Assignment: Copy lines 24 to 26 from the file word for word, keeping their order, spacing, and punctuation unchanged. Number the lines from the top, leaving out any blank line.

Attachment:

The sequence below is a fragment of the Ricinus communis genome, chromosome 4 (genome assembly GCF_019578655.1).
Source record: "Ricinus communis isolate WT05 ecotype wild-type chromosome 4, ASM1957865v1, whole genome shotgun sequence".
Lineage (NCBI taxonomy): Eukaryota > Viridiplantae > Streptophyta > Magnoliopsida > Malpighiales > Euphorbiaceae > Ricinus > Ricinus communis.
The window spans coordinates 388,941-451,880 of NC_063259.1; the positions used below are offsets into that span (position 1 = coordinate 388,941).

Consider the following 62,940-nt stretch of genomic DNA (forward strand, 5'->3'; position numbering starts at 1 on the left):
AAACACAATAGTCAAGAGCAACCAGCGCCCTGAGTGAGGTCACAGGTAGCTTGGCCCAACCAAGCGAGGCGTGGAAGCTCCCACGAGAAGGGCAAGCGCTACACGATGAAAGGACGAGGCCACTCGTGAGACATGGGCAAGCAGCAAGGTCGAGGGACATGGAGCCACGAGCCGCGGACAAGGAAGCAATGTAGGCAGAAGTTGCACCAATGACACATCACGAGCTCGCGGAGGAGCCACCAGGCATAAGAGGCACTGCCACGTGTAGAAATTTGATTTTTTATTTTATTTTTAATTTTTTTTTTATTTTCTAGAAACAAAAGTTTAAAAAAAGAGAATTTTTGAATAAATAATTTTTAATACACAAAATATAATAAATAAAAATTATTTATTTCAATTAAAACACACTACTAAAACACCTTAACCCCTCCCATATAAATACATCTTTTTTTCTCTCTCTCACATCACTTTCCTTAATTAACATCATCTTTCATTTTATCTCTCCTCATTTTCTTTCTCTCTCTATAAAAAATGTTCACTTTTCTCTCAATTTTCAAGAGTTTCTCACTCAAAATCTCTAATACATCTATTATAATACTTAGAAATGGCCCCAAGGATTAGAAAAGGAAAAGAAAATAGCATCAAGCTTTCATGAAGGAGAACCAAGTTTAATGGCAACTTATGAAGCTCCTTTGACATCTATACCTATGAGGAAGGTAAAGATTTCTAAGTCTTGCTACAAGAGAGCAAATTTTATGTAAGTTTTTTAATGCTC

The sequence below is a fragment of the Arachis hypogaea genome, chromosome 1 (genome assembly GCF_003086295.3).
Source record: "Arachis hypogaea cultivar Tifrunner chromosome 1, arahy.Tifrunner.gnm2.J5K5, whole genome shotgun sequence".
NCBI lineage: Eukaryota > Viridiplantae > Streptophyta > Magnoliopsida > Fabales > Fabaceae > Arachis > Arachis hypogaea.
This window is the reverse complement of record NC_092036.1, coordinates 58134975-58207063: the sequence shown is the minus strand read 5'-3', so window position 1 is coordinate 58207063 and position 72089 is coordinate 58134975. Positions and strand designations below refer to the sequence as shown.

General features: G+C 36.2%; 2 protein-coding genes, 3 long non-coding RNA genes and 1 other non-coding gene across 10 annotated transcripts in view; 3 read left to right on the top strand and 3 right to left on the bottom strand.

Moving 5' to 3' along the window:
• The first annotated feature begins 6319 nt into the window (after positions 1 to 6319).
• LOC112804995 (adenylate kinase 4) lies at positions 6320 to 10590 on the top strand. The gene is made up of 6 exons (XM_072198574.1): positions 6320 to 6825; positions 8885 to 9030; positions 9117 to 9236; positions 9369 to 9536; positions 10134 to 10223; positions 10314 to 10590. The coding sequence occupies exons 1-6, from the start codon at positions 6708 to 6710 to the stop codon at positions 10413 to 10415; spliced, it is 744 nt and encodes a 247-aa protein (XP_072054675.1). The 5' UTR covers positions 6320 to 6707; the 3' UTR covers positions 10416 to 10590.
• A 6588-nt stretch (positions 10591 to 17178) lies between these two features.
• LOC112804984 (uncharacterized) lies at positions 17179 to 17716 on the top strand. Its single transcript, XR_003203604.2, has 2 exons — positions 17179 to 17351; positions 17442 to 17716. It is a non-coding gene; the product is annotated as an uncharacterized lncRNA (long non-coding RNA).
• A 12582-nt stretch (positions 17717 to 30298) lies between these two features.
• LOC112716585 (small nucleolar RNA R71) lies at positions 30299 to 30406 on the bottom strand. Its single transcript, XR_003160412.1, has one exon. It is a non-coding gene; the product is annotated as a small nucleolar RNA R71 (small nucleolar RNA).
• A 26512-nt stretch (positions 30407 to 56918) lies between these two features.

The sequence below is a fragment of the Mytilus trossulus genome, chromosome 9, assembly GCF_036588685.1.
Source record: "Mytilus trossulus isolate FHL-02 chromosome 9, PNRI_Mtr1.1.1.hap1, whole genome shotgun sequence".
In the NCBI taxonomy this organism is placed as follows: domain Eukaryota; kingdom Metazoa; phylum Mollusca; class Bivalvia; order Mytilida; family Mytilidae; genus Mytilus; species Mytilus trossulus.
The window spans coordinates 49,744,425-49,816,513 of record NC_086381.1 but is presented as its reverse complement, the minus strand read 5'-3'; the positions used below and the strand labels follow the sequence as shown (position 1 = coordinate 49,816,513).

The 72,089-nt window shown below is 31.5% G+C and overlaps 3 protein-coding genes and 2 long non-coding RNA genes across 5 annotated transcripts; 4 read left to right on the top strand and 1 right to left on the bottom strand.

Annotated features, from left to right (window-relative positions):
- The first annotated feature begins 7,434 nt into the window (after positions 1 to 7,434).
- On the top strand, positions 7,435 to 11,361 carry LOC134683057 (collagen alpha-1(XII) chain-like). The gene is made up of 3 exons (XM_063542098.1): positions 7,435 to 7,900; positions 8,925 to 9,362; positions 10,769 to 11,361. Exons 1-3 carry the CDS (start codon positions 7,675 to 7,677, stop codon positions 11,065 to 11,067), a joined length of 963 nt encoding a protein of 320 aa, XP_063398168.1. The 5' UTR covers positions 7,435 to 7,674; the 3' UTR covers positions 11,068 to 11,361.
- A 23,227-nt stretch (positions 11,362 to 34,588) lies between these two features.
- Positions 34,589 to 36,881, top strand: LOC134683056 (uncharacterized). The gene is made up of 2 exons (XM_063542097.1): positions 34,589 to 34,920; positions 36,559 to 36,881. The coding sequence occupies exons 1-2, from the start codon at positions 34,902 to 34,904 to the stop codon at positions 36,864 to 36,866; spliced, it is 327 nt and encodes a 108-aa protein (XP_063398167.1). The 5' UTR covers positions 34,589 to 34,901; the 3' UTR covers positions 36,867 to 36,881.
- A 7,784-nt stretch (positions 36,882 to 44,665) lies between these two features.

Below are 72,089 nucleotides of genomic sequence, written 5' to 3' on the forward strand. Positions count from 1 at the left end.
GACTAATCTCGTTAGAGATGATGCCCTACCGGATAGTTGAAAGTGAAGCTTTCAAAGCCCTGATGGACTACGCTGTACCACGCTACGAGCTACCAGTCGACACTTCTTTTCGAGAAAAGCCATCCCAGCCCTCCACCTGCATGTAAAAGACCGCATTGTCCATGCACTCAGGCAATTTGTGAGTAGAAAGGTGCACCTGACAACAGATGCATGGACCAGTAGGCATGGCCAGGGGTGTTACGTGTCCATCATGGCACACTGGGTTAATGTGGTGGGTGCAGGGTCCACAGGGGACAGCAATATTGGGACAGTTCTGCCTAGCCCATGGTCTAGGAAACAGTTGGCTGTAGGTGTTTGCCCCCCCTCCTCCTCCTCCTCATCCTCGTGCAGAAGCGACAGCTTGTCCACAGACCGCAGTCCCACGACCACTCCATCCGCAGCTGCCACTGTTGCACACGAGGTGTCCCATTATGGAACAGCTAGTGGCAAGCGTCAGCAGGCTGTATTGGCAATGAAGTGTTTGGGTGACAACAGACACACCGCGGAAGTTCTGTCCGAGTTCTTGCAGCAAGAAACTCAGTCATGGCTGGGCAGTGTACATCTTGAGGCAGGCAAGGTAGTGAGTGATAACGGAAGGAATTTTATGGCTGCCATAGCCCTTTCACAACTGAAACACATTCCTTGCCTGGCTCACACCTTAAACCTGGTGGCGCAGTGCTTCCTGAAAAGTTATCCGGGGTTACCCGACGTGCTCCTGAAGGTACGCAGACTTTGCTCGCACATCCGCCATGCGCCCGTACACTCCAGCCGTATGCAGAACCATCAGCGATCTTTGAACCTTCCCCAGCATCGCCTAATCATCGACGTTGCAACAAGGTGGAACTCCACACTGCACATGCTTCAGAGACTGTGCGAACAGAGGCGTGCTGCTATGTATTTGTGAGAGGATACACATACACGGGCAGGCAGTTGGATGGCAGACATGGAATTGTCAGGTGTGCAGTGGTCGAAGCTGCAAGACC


The 72,089-nt window shown below is 31.5% G+C and overlaps 3 protein-coding genes and 2 long non-coding RNA genes across 5 annotated transcripts; 4 read left to right on the top strand and 1 right to left on the bottom strand.

Annotated features, from left to right (window-relative positions):
- The first annotated feature begins 7,434 nt into the window (after positions 1 to 7,434).